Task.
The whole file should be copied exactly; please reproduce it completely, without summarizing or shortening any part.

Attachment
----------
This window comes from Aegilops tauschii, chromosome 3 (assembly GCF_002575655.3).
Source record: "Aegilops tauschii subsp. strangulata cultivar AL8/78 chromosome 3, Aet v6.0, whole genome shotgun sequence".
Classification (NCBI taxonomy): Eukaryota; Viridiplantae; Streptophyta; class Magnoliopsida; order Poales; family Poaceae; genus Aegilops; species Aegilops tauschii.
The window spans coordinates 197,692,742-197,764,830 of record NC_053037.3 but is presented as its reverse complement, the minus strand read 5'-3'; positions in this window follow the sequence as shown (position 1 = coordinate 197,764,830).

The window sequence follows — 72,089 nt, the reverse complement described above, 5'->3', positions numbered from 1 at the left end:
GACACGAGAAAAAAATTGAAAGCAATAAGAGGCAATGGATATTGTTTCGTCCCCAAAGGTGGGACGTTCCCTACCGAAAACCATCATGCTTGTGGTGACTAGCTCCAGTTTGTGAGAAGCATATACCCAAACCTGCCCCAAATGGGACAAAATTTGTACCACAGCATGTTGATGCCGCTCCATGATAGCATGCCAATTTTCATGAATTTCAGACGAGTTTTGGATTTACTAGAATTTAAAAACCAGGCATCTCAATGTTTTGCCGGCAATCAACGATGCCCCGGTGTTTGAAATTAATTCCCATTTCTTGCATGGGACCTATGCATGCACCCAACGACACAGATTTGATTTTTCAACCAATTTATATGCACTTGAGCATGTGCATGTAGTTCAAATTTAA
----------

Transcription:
This window comes from Aegilops tauschii, chromosome 3 (assembly GCF_002575655.3).
Source record: "Aegilops tauschii subsp. strangulata cultivar AL8/78 chromosome 3, Aet v6.0, whole genome shotgun sequence".
Classification (NCBI taxonomy): Eukaryota; Viridiplantae; Streptophyta; class Magnoliopsida; order Poales; family Poaceae; genus Aegilops; species Aegilops tauschii.
The window spans coordinates 197,692,742-197,764,830 of record NC_053037.3 but is presented as its reverse complement, the minus strand read 5'-3'; positions in this window follow the sequence as shown (position 1 = coordinate 197,764,830).

The window sequence follows — 72,089 nt, the reverse complement described above, 5'->3', positions numbered from 1 at the left end:
GACACGAGAAAAAAATTGAAAGCAATAAGAGGCAATGGATATTGTTTCGTCCCCAAAGGTGGGACGTTCCCTACCGAAAACCATCATGCTTGTGGTGACTAGCTCCAGTTTGTGAGAAGCATATACCCAAACCTGCCCCAAATGGGACAAAATTTGTACCACAGCATGTTGATGCCGCTCCATGATAGCATGCCAATTTTCATGAATTTCAGACGAGTTTTGGATTTACTAGAATTTAAAAACCAGGCATCTCAATGTTTTGCCGGCAATCAACGATGCCCCGGTGTTTGAAATTAATTCCCATTTCTTGCATGGGACCTATGCATGCACCCAACGACACAGATTTGATTTTTCAACCAATTTATATGCACTTGAGCATGTGCATGTAGTTCAAATTTAA